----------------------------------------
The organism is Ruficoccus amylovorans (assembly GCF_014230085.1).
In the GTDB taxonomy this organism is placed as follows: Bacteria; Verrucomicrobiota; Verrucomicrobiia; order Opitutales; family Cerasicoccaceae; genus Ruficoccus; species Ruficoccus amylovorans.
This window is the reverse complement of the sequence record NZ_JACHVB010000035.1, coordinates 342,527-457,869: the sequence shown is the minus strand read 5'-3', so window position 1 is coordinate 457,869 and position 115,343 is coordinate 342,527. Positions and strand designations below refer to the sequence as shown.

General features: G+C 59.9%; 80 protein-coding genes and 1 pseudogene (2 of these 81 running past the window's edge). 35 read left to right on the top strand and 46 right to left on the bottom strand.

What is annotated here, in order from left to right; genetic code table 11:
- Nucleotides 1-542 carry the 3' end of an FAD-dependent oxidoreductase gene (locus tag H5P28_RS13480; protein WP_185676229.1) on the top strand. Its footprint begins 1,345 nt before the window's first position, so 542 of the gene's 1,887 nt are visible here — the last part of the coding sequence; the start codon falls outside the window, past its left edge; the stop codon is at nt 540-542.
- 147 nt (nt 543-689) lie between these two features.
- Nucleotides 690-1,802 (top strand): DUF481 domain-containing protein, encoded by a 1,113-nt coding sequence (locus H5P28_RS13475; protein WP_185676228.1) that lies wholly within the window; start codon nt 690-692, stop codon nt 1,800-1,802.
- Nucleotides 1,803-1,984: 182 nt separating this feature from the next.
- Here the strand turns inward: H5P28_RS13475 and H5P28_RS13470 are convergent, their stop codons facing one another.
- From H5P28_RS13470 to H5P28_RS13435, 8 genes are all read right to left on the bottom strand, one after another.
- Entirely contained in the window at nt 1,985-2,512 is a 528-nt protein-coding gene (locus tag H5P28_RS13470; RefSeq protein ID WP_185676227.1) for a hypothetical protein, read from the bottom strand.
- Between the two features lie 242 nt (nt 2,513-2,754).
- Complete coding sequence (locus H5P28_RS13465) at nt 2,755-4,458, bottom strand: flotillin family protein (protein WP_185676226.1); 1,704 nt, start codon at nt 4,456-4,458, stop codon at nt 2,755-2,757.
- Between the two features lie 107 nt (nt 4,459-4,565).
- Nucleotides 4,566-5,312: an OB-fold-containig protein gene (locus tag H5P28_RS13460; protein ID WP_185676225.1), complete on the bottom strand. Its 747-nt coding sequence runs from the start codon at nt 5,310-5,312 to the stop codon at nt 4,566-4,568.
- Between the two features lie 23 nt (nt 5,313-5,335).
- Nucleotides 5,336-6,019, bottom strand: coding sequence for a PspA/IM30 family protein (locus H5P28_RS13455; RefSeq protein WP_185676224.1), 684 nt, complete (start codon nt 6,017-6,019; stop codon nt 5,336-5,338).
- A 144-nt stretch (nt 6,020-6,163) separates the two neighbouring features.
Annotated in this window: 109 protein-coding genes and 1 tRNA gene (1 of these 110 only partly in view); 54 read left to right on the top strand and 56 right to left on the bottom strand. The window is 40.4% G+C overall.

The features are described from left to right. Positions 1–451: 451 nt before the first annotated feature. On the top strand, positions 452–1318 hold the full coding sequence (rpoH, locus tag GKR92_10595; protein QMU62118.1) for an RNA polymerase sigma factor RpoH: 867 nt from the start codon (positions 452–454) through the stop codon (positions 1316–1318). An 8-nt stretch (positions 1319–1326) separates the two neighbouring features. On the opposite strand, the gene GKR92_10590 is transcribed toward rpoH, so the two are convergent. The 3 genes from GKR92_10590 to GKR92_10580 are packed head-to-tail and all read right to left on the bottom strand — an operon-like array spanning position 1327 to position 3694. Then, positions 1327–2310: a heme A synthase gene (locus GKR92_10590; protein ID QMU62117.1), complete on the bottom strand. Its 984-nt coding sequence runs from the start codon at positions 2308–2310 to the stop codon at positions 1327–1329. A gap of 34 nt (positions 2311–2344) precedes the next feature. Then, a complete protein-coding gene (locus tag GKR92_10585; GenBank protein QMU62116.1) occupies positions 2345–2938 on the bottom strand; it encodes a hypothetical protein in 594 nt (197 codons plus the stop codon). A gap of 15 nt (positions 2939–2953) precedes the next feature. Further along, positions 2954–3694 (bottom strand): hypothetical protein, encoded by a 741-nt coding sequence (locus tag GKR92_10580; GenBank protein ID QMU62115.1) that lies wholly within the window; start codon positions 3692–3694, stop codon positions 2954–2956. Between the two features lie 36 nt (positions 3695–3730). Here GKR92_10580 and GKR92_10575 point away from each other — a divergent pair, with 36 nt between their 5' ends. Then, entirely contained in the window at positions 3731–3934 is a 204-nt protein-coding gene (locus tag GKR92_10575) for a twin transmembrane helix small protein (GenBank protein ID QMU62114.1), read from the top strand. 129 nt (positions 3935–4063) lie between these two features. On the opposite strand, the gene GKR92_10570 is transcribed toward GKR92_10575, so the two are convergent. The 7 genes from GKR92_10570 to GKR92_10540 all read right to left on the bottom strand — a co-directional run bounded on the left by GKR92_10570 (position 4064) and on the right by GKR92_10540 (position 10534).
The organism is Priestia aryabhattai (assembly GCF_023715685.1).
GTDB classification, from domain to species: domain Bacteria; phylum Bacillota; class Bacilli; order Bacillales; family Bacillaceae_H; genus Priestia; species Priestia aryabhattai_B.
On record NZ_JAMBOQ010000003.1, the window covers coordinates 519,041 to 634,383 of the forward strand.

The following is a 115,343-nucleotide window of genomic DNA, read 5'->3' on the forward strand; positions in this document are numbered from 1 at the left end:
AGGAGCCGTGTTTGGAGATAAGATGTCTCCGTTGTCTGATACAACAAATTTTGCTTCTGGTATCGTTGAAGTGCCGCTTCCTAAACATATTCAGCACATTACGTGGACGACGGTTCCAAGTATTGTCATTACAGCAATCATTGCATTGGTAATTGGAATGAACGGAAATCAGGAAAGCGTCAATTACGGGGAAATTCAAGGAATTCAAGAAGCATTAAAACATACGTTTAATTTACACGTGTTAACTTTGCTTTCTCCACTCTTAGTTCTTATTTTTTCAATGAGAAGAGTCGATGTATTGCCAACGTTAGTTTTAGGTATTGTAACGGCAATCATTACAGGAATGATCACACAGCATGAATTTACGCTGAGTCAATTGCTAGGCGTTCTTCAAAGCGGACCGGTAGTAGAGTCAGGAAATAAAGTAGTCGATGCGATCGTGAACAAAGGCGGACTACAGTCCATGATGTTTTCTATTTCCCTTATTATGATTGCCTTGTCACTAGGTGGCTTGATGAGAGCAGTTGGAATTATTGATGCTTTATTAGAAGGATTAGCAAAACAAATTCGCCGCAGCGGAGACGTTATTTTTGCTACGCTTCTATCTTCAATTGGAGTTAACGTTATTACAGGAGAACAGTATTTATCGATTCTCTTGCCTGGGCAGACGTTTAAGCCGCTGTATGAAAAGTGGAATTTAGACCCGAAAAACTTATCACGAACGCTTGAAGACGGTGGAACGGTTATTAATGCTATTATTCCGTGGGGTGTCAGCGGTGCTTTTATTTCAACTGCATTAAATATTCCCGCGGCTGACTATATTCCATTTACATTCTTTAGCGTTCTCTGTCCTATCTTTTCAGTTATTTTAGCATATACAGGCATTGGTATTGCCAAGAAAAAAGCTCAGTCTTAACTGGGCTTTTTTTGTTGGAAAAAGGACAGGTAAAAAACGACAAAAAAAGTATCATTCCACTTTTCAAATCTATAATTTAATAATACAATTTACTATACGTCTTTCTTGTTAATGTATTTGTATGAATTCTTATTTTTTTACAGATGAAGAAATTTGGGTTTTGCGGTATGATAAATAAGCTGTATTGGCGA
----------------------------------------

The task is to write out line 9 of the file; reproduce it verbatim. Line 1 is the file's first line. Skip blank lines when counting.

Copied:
- Nucleotides 1,803-1,984: 182 nt separating this feature from the next.